March 23, 2007: Appeals Court Upholds Contractors' Right to Require Arbitration
"Both project owners and their contractors are entitled to know what they are agreeing to do," said AGC CEO Stephen E. Sandherr. "We cannot have the courts reinterpreting standard language which owners and their contractors have chosen specifically to stabilize their relationship."
Before the court was the 1997 version of the "A201," a standard form construction contract that the American Institute of Architects (AIA) has published and that continues to govern the construction of many projects. The case arose very near the contractor's completion of the project that its contract covered, and after the contractor had secured a certificate of occupancy. At that late point in the process, the owner unilaterally terminated the contract and then filed a lawsuit against the contractor. In response, the latter filed a motion to compel the owner to arbitrate its dispute, and to dismiss or stay the lawsuit pending arbitration. The trial court denied the contractor's motion. The appellate court has now reversed the lower court's decision.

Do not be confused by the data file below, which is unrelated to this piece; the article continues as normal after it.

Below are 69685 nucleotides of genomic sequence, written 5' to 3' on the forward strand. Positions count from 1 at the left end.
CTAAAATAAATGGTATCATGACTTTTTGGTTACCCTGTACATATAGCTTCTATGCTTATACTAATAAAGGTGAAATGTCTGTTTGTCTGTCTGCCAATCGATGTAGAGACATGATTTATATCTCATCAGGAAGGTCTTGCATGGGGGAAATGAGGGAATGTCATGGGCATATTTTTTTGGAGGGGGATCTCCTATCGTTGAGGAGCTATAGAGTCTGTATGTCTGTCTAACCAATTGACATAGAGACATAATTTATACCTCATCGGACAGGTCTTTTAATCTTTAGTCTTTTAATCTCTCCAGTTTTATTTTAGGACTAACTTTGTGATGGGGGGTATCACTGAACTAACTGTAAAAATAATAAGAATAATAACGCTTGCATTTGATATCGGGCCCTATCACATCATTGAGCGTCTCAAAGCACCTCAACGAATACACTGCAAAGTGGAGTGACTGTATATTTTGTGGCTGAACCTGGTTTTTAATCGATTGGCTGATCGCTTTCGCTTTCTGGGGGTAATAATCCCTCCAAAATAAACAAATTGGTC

In the friend-of-the-court brief filed in "The Auchter Company v. Fouad Zagloul," AGC and its chapter had stressed that the trial court's "misinterpretation of well worn language" threatened to throw "an enormous number of contracts incorporating A201 into a state of uncertainty."
Publication date: 03/19/2007